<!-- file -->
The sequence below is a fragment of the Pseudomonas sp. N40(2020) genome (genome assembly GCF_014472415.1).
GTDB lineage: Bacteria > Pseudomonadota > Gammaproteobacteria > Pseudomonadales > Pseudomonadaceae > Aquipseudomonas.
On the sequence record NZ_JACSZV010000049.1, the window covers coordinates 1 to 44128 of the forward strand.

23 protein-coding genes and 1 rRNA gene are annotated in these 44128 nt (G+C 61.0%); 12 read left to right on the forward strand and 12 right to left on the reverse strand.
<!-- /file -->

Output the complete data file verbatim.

The sequence below is a fragment of the Pseudomonas sp. N40(2020) genome (genome assembly GCF_014472415.1).
GTDB lineage: Bacteria > Pseudomonadota > Gammaproteobacteria > Pseudomonadales > Pseudomonadaceae > Aquipseudomonas.
On the sequence record NZ_JACSZV010000049.1, the window covers coordinates 1 to 44128 of the forward strand.

23 protein-coding genes and 1 rRNA gene are annotated in these 44128 nt (G+C 61.0%); 12 read left to right on the forward strand and 12 right to left on the reverse strand.